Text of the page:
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`Axis of Oil' More Important to Prime Minister than Health of Planet PDF Print E-mail
Justice News
Friday, 10 November 2006 01:50

`Axis of Oil' More Important to Prime Minister than Health of Planet


Toronto Star ~ LINDA MCQUAIG  ~ Exxon, the world's richest and mightiest corporation, was the leading force behind a massive 10-year campaign to block the Kyoto accord and ensure the world remains hooked on oil. This was no easy battle, even for Exxon. Lined up against it was the scientific world ? and most of the world community.

with writer permission
www.thestar.com

`Axis of Oil' More Important to Prime Minister than Health of Planet


LINDA MCQUAIG

Exxon, the world's richest and mightiest corporation, was the leading force behind a massive 10-year campaign to block the Kyoto accord and ensure the world remains hooked on oil.

This was no easy battle, even for Exxon. Lined up against it was the scientific world ? and most of the world community.

In the end, not even Exxon was able to block the signing of the historic Kyoto Protocol, as the world came together in 1997 in a far-reaching bid to shake its planet-endangering oil addiction.

But Exxon did score one huge victory when the new administration of George W. Bush and Dick Cheney, close Exxon allies, withdrew U.S. support for Kyoto. The withdrawal of the U.S., which emits roughly one-quarter of the world's greenhouse gases, was a devastating blow. Still, the world community pressed on with Kyoto.

Into this titanic, ongoing struggle between the world community and the Bush-Cheney-Exxon axis of oil, Canada has now definitively entered on the side of the oil interests.

With the release last week of the Harper government's "clean air" bill, Ottawa has signalled its abandonment of Kyoto.

The previous Liberal government certainly shares some of the blame.

While it signed onto Kyoto and renewed that commitment last year, it failed to take meaningful steps to reach Kyoto targets, recklessly allowing Canada's greenhouse gas emissions to continue to rise.

But Harper's "green" plan is the final nail in the coffin for Canada's Kyoto commitment. The plan doesn't even mention Kyoto, instead calls for yet more consultations with industry and sets actual reduction targets an incredible 44 years into the future. By then, presumably even industry will be sick of consulting.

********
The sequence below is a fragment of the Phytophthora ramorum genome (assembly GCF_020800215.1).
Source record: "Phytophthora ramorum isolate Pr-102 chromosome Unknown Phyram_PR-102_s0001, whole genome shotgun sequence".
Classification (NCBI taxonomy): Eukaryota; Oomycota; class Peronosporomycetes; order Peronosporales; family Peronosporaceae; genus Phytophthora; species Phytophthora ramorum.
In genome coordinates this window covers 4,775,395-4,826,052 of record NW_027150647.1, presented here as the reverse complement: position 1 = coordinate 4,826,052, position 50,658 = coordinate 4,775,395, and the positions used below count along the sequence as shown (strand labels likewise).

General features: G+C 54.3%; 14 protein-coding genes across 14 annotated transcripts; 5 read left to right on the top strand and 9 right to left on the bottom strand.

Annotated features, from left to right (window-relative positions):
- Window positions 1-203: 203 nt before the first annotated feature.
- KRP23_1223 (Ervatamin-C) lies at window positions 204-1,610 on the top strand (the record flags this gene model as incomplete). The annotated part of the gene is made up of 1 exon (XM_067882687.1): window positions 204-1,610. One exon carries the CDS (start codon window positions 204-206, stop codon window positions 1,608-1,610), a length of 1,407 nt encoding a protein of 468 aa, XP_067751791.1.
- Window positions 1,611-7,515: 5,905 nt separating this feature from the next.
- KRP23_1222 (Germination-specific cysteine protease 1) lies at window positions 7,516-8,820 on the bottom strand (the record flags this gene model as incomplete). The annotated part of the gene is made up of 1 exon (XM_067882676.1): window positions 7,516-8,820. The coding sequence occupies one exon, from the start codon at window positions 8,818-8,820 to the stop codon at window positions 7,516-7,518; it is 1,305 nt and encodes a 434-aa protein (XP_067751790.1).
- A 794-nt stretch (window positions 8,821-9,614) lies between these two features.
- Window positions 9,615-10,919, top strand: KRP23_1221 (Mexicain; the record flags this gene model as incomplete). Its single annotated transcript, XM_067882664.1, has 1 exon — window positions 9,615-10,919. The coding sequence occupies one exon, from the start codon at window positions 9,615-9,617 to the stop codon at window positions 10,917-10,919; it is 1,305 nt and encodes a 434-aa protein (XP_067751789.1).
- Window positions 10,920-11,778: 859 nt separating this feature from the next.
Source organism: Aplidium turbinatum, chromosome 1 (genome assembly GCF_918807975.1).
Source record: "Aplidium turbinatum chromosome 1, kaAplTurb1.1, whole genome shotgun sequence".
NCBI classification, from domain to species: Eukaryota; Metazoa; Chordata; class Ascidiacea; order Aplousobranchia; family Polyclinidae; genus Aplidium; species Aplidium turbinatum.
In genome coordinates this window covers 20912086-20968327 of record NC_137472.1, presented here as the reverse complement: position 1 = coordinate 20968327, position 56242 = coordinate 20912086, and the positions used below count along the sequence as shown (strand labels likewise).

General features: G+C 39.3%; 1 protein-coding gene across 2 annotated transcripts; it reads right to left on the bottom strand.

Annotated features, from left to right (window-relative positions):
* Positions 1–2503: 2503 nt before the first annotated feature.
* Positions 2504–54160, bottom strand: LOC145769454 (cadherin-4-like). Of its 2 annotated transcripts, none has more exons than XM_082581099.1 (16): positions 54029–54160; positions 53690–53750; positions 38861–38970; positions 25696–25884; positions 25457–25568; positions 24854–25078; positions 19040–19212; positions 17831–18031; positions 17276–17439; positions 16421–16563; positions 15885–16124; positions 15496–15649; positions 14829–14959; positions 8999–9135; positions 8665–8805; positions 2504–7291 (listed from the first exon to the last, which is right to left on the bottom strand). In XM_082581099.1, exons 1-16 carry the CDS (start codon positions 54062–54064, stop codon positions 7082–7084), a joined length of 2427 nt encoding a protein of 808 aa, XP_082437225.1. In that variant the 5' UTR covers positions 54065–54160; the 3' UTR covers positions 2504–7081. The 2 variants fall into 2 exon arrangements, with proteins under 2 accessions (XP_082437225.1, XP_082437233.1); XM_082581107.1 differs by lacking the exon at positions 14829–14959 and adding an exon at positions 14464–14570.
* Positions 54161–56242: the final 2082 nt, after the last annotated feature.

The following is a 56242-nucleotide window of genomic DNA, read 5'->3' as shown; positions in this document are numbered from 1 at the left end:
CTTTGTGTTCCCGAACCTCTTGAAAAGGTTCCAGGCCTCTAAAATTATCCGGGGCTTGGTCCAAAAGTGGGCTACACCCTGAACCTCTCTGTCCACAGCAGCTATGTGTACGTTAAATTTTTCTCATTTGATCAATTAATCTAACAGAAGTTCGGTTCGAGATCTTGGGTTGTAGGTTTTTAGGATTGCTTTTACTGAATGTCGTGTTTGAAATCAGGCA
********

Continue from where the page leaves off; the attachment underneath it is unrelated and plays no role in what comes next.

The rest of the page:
It won't matter much though, since the earth will almost certainly have warmed to the point where the damage will be irreversible.

Even the much more demanding deadlines set out in the Kyoto Protocol are a long shot at reversing the horrendously destructive course we're on, before it's too late. It now seems Canada will be the only nation failing to meet targets it agreed to in signing Kyoto.

This lackadaisical approach to the world's most urgent problem is utterly consistent with Harper's long-time indifference to the global warming crisis.

Like others close to the oil industry, Harper has tried to discredit the scientific conclusion that human actions are causing global warming ? a conclusion which virtually every climate scientist in the world considers about as open-and-shut as the case that smoking causes cancer.

Harper knows the Canadian public, particularly in Quebec, wants action, but that means clamping down on Canada's fastest growing source of greenhouse gases: Alberta's booming oil sands.

And Harper has absolutely no intention of getting tough on the oil industry.

Harper has now clearly shown which side he's on.

But he's hoping we'll be so dazzled by his talk of a "green" plan for "clean air" that we won't notice the Bush-Cheney-Exxon axis lurking in the background.

Linda McQuaig is a Toronto-based author and commentator. This e-mail address is being protected from spambots. You need JavaScript enabled to view it

 

Last Updated on Friday, 10 November 2006 01:50
 

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